Mauricio told 9 Investigates he’s seeking justice in his criminal case and has embarked on a new mission: raising awareness for campus hazing.

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Currently, there are no national anti-hazing laws to protect victims like Mauricio.

Instead, states have a patchwork that carries various punishments for those who commit hazing.

Attorney David Bianchi helped write Florida’s anti-hazing laws. They’re some of the toughest in the nation, allowing for felony charges in the most serious cases. But Bianchi believes the overall enforcement of existing laws is too lax.

“I’m very supportive of any law that makes the consequences of hazing more severe,” he said.

Bianchi represented Mauricio in a civil case that led to a settlement that helped cover his medical care.

The two both played a role in advocating for a provision in Florida’s hazing laws, which states that the first person to call 911 or provide aid to a hazing victim could be exempt from charges.

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Bianchi and Mauricio said it’s meant to encourage people to seek help in emergencies. They believe that it’s saving lives in the state.

However, Bianchi points to another major challenge: hazing is not adequately reported or tracked.

After looking through records from Florida universities, 9 Investigates discovered not all schools track hazing the same way, including how many incidents are reported, how many investigations are launched, and what those investigations find.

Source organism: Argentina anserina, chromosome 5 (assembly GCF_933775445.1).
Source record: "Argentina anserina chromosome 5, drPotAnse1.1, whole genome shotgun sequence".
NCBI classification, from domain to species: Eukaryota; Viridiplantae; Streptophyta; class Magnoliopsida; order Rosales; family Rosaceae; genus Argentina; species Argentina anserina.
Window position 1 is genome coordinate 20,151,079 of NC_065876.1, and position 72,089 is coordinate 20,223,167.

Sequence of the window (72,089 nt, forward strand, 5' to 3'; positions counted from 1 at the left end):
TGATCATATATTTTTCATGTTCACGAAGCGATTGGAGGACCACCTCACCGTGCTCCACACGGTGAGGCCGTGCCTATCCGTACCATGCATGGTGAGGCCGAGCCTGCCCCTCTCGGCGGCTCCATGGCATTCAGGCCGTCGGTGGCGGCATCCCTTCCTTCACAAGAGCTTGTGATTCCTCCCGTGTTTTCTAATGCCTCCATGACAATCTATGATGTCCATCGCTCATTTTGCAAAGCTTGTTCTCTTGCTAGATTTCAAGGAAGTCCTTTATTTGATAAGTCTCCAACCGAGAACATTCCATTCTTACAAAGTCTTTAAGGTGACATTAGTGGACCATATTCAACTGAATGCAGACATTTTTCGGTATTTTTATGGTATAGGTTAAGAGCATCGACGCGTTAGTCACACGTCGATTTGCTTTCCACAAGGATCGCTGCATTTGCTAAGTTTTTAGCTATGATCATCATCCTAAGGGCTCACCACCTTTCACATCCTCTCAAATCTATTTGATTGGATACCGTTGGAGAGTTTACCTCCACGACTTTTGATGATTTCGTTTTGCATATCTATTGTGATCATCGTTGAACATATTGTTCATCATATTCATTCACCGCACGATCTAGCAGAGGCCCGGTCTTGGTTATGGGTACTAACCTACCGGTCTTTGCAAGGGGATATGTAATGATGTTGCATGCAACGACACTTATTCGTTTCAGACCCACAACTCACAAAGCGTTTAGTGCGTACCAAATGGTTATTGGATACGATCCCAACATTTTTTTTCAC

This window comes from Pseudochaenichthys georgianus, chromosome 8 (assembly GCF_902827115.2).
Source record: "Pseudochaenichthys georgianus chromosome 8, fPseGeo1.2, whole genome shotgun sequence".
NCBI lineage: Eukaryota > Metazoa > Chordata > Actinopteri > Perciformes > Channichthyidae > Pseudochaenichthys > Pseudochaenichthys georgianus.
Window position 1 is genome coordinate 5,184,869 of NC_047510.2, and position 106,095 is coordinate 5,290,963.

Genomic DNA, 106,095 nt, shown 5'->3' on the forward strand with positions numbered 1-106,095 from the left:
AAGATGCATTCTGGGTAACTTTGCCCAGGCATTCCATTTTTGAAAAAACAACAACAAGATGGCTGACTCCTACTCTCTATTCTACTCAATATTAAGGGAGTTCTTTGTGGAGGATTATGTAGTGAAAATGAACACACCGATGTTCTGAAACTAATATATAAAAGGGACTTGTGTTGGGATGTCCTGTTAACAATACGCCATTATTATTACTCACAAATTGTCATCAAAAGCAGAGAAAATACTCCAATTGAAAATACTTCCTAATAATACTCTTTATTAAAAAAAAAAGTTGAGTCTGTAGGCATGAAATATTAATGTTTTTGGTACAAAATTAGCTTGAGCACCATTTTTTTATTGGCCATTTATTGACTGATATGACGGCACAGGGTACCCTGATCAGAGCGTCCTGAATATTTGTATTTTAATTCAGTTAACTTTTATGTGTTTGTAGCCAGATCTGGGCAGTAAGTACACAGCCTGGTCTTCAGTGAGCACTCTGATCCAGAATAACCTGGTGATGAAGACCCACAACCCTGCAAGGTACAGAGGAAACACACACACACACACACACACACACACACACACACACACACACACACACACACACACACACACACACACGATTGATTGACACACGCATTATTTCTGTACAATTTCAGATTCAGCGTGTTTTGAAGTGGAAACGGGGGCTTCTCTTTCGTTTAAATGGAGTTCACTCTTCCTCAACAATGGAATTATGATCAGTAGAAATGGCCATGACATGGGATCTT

Of six universities reached out to, only three made the info readily available: FSU, the University of Florida, and the University of South Florida.

That data showed in the last academic year, less than 75 hazing incidents were reported at FSU, UF, and USF combined. Of those, only 23 cases were investigated for potential hazing, and just three cases resulted in disciplinary action.

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“There are far more actual incidents than what the data suggests,” said Bianchi, regarding 9 Investigates’ findings.

Now, federal lawmakers are trying to standardize reporting requirements and crack down on hazing through the Stop Campus Hazing Act, which was introduced in September.

It would require colleges to include hazing incidents in their annual security reports, implement hazing education and prevention initiatives, and mandate colleges publish information on their website showing when organizations violate rules.

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The legislation is seeing widespread support from hazing victims, including Mauricio.

Speaking up is the best thing you can do,” he said.

As the legislation moves forward, Mauricio is hopeful its passage could mean one less case like his.

“We have more than enough history to look back on to see that this is an ongoing problem. Serious stuff needs to be done in order to change that,” he said.